Munich has an exceptional public transport system that connects different areas within and outside the city center. This public transport system is easy to use and features the U-Bahn, the S-Bahn, trams, and buses. When getting around the city center, the preferred mode of transport is the S- Bahn, whose hub is the Munich Central Station (Hauptbahnhof). The S-Bahn goes through the city center and provides a link to popular attractions, such as Karlsplatz, the Frauenkirche, and Marienplatz. However, trams and buses can be used to access tourist destinations as well, as they drop off travellers within walking distance of their desired destination. Public transport in Munich is divided into seven travel zones. Travel to the different zones is facilitated by the use of travel cards such as the Munich City Pass, Munich Card and the City Tour Card which are all available for purchase at the boarding stations. These cards provide great bargains when travelling with family and friends and provide free access to several attractions. With varying validity periods ranging from 24 hours to five days, travellers are better off using cards rather than the daily tickets that only last 24 hours after validation at the station.

Coffee Shops in Munich

Munich has as robust a coffee scene as any other European city. However, most coffee shops in Munich serve specialty coffee with their own twists. Whether it be a cold brew, a simple espresso, a fancy macchiato, or a cappuccino, Munich will serve it with excellence. Standl 20 will not only blow you away with their award-winning design and ambiance but with their fruity selection of espressos. Sample the mind-blowing coffee lemonade or order one of their specialty coffees and a slice of their homemade cakes. For a roomier and livelier setting, head over to the Glockenbach district and visit Vits der Kaffee for a taste of pioneering Munich coffee. Here, you can grab a bite as you savor a specialty coffee and side of cake. A favorite among locals, it holds packed coffee seminars each week. Located in the same district as Vits der Kaffee is Man vs. Machine, arguably one of Munich's best coffee shops. Their selection of brews has a fruity burst of flavors and their brewing methods feature technical choices including V60, Kalita, Syphon, or Aeropress. A tastefully decorated interior and a wide selection of specialty roasts and brews make Man vs. Machine a perfect place to enjoy excellent coffee in Munich.

Eating in Munich

Munich is famous for being the home of the Oktoberfest, and although this festival is considered to be mostly about beer, Munich's culinary scene plays a large part in the festival and the culture of the city. The traditional breakfast food in Munich is the weisswurst, which is a white sausage made of pork and normally served with a pretzel. This breakfast is perfect for snacking on while exploring the streets of Munich. Lunch in Munich is often eaten at one of the many pubs in the city, and this can be a great way to get to know the locals. One of the best lunch options to sample is a schnitzel, which is a piece of pork or veal that is flattened and crumbed before being fried and served with mushrooms or other sides. Those seeking a more modern take on the cuisine of Munich should try Restaurant 181, which is situated at the top of the Olympic Tower and offers a fine dining experience with incredible views of the city. Vegetarians should try spätzle, which is the local version of pasta and is served with a cheese sauce and crispy pieces of onion.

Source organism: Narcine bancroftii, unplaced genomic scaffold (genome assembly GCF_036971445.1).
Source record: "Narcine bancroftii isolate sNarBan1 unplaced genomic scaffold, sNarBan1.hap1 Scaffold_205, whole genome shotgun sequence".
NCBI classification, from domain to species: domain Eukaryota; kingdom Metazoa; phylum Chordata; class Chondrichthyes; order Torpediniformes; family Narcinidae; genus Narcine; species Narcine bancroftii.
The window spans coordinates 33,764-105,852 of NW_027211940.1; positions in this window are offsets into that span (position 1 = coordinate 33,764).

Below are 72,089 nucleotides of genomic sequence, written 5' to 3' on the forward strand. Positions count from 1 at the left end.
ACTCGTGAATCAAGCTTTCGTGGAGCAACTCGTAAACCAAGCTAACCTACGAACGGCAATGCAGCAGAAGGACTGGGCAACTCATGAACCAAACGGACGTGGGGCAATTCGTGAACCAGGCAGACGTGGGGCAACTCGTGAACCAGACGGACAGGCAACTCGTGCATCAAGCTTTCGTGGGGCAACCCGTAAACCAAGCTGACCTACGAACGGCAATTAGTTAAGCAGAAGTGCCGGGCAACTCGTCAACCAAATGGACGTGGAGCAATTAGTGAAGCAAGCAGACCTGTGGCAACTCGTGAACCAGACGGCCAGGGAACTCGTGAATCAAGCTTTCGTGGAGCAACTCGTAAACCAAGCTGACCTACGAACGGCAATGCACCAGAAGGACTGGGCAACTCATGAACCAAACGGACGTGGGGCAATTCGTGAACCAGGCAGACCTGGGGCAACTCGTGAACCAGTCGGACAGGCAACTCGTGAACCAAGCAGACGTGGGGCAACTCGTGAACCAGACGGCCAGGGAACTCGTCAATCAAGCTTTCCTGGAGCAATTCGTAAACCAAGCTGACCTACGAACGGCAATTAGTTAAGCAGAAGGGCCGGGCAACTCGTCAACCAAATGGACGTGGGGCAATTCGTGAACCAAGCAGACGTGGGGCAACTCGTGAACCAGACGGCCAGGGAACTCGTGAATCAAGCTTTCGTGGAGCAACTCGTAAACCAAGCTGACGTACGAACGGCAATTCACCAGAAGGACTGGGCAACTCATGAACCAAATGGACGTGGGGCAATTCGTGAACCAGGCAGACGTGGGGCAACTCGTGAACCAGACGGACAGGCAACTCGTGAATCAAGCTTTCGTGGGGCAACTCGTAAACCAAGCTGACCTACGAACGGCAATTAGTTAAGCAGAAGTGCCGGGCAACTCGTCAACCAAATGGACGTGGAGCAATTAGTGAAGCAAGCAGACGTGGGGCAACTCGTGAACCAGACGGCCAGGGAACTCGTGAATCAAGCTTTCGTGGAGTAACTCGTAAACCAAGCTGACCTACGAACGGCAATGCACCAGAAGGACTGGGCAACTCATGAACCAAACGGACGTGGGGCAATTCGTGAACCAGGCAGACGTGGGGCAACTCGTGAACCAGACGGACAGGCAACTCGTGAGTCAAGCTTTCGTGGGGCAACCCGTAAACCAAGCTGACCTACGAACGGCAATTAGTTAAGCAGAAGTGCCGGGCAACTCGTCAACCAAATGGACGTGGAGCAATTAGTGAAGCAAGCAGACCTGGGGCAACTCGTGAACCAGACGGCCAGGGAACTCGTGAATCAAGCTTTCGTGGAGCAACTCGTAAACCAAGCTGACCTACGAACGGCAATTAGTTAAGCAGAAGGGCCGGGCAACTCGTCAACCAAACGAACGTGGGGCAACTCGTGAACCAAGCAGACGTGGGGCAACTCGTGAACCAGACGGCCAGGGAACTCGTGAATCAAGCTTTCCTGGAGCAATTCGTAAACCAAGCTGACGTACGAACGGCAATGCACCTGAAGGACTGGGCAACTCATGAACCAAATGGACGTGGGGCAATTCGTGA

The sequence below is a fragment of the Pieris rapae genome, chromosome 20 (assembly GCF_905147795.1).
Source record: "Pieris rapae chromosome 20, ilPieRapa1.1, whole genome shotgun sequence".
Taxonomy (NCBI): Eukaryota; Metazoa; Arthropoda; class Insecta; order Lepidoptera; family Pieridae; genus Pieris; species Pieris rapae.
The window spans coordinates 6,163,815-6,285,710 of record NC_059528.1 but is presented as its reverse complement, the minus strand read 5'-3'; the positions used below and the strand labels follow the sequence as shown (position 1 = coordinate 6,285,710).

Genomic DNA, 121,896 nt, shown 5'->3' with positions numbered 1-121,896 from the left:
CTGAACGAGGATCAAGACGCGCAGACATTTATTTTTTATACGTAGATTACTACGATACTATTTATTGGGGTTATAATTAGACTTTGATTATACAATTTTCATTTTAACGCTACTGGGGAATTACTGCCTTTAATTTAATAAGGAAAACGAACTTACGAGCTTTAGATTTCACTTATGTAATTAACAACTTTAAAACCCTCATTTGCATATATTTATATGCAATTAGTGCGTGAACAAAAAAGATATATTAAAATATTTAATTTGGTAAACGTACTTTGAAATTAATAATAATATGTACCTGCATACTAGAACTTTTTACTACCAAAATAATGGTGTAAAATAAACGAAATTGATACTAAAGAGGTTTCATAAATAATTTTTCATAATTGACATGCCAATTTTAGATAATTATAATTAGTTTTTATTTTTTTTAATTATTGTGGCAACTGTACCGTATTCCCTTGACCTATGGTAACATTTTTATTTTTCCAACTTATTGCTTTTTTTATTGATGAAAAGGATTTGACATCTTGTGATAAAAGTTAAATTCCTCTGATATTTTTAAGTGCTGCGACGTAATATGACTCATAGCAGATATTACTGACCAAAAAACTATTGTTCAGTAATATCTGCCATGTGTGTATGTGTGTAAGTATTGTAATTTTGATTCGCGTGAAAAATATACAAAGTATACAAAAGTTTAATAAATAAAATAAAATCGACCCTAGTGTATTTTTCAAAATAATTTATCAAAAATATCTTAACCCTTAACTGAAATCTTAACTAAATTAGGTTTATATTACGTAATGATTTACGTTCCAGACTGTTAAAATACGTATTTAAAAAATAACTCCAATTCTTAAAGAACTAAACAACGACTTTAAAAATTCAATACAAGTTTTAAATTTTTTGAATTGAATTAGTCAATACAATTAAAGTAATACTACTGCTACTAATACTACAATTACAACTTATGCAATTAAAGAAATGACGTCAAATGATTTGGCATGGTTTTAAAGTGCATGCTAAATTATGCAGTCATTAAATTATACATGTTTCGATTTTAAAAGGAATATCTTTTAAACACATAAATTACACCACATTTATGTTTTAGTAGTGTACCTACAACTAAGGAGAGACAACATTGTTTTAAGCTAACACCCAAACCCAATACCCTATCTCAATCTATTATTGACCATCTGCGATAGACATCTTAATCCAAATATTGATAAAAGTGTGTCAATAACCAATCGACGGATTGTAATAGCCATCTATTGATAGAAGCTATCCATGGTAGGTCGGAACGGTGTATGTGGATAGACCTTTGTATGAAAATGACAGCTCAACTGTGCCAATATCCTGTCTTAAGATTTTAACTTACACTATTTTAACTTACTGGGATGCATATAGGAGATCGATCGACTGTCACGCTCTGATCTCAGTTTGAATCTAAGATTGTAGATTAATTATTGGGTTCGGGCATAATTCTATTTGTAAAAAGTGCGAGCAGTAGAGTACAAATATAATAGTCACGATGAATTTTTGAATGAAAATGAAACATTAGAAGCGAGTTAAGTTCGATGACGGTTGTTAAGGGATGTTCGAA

Public Transport in Munich

Munich has an exceptional public transport system that connects different areas within and outside the city center. This public transport system is easy to use and features the U-Bahn, the S-Bahn, trams, and buses. When getting around the city center, the preferred mode of transport is the S- Bahn, whose hub is the Munich Central Station (Hauptbahnhof). The S-Bahn goes through the city center and provides a link to popular attractions, such as Karlsplatz, the Frauenkirche, and Marienplatz. However, trams and buses can be used to access tourist destinations as well, as they drop off travellers within walking distance of their desired destination. Public transport in Munich is divided into seven travel zones. Travel to the different zones is facilitated by the use of travel cards such as the Munich City Pass, Munich Card and the City Tour Card which are all available for purchase at the boarding stations. These cards provide great bargains when travelling with family and friends and provide free access to several attractions. With varying validity periods ranging from 24 hours to five days, travellers are better off using cards rather than the daily tickets that only last 24 hours after validation at the station.